The Confederated Tribes of Grand Ronde
Gary DeClark, MAI, CRE, FRICS, R/W-AC, Senior Managing Director, Principal, Valbridge Property Advisors | Chicago
Gary DeClark, MAI, CRE, FRICS, R/W-AC, Senior Managing Director, Principal Valbridge Property Advisors | Chicago led the team of CRE experts for the Counselors of Real Estate® Consulting Corps to assist the Confederated Tribes of Grand Ronde by providing an unbiased, objective perspective on recommendations for the planning of their new development.
The Confederated Tribes of Grand Ronde, a federally recognized tribe in the State of Oregon, includes approximately 30 tribes and bands from western Oregon, northern California, and southwest Washington. In 2019, the Confederated Tribes of Grand Ronde (“the Tribe”) purchased a 23.5-acre site adjacent to downtown Oregon City along the Willamette River at Willamette Falls. The site and Willamette Falls are important locations for the Grand Ronde Tribe. Once the ancestral homelands to the Charcowah Village of the Clowewalla (Willamette band of Tumwaters) and the Kosh-huk-shix Village of Clackamas people. The Tribe fished at the falls since time immemorial and maintained their connection even after removal to the Grand Ronde reservation.
The site became industrialized in the mid-1800s, most recently as the Blue Heron Paper Mill site, which included a large number of industrial structures. The Tribe aims to heal the land, restore access to the river and falls, and implement development to create a unique destination. Through a partnership with the Center for Creative Land Recycling and with support from the CRE® Foundation, the Consulting Corps was asked to bring its unbiased, objective perspective to assist the Tribe in planning its development.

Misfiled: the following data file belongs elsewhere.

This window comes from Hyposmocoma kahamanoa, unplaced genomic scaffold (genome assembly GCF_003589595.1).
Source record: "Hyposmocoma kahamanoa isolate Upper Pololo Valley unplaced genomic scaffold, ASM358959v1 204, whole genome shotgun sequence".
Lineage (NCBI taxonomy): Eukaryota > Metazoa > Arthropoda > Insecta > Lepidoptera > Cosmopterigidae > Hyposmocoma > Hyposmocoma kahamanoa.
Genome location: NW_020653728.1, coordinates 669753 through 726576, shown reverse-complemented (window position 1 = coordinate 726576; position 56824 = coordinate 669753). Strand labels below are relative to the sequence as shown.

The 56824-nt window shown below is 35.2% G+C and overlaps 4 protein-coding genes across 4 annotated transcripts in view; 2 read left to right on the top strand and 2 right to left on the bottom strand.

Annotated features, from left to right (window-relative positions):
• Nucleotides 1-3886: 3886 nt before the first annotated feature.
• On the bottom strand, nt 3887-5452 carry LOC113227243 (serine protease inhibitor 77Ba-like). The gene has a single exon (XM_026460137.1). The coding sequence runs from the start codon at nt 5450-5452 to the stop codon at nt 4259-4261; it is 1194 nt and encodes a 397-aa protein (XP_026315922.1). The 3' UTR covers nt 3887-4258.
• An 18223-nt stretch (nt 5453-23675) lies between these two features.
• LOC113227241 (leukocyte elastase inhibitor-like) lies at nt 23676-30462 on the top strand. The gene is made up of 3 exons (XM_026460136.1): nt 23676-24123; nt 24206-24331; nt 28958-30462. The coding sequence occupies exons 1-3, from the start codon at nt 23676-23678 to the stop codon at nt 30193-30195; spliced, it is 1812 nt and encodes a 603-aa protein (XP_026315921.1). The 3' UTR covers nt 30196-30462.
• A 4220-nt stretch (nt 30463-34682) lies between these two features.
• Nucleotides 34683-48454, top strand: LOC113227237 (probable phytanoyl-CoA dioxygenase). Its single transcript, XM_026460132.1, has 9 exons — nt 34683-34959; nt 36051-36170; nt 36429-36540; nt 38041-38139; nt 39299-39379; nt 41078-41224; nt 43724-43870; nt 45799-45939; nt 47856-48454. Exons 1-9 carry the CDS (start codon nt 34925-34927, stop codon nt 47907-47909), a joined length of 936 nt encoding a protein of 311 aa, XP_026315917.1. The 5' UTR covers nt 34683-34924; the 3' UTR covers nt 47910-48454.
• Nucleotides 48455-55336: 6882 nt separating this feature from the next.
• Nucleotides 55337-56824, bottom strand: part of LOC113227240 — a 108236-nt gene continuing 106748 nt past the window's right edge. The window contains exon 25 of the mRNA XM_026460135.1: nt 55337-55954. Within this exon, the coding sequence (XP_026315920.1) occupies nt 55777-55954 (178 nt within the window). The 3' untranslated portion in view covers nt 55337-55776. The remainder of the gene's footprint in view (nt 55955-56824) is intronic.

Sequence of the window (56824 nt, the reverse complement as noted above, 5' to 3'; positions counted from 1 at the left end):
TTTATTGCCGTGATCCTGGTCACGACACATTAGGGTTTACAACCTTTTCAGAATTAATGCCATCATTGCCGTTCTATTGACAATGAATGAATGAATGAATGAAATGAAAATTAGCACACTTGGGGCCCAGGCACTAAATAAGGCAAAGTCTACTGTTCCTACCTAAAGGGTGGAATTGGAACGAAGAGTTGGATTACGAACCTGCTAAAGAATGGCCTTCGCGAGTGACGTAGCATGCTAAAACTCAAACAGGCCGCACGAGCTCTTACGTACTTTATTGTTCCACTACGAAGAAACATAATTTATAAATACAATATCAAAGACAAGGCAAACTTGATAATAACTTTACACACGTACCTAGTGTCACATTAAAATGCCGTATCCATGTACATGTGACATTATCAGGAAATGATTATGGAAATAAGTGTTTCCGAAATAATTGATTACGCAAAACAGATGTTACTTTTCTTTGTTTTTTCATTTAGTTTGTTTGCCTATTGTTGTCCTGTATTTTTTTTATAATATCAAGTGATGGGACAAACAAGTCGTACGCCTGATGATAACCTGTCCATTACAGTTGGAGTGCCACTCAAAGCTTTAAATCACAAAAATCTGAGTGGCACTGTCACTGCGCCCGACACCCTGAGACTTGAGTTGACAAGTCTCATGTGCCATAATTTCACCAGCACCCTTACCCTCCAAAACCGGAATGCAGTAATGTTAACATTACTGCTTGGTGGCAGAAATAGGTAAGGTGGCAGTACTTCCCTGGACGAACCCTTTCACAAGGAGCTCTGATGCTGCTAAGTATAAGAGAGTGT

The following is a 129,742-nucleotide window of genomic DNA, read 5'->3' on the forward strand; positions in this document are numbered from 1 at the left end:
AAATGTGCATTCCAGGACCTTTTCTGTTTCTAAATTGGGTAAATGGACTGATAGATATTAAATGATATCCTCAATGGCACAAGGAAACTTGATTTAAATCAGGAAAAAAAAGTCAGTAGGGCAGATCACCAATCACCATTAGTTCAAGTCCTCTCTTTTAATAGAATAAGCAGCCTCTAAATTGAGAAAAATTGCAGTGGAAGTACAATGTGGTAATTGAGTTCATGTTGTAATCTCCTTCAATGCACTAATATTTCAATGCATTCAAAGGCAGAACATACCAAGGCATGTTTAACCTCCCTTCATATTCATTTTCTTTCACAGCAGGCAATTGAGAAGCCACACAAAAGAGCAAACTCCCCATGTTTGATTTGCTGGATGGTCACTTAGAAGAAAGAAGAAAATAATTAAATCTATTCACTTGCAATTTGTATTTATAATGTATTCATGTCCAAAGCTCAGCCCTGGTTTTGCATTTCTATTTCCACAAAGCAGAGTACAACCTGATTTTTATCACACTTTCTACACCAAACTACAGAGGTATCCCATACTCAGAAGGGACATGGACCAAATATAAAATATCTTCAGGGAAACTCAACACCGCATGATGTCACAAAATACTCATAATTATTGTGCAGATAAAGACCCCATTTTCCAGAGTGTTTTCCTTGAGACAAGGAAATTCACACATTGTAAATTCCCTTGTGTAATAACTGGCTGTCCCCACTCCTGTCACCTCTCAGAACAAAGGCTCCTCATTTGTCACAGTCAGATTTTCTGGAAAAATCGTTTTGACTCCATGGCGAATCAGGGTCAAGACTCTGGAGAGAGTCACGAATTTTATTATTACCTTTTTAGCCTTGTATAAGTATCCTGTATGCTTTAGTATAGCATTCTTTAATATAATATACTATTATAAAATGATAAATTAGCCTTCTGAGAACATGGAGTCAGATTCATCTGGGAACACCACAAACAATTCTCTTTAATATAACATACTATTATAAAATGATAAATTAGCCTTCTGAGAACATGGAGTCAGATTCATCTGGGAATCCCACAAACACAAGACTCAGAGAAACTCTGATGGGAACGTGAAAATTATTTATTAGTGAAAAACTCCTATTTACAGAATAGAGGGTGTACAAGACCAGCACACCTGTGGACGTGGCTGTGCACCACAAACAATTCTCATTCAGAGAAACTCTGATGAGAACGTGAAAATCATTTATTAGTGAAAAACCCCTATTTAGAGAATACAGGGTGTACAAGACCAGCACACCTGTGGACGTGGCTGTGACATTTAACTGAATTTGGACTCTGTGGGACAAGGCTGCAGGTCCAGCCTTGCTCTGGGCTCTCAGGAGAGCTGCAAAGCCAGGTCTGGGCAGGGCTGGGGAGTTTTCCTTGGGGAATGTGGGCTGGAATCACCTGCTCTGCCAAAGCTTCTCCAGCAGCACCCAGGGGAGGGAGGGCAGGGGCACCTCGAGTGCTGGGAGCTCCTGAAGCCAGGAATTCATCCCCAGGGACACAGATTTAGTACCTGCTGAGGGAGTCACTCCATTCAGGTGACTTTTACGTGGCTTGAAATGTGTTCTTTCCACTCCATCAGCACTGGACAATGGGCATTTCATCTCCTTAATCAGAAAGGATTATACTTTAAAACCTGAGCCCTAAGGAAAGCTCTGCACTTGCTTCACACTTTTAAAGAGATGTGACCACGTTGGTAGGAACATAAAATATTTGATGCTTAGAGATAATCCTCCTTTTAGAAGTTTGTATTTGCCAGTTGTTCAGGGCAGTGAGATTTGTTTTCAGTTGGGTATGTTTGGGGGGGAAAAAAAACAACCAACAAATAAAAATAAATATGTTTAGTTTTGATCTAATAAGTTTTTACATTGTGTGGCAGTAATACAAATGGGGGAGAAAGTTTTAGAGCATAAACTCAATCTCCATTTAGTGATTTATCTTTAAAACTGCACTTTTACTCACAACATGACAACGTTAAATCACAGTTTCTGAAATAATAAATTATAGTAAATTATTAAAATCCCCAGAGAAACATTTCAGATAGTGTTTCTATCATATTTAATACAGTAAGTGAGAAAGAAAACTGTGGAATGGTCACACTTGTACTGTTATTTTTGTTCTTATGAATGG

In early February 2022, four Counselors and two representatives of the Center for Creative Land Recycling visited Oregon City, with one Consulting Corps team member participating remotely. The team toured Oregon City; reviewed existing data and studies; analyzed market data; considered best practices; interviewed more than 20 local stakeholders including elected and appointed officials, environmental and community groups, business representatives, and members of the development industry; and developed recommendations.
The team presented recommendations related to highest and best use of the site consistent with the Tribe’s mission and goals and provided guidance for addressing environmental remediation alongside development planning. The CRE team also noted trends in the marketplace that could enhance success.
The team was led by Gary DeClark, CRE, Chicago IL. Panelists were Cassandra Francis, CRE, Chicago, IL; Robert Greene, Ph.D., CRE; Mary Hashem, CRE, Denver, CO; and Al Victors, CRE, Reno, NV.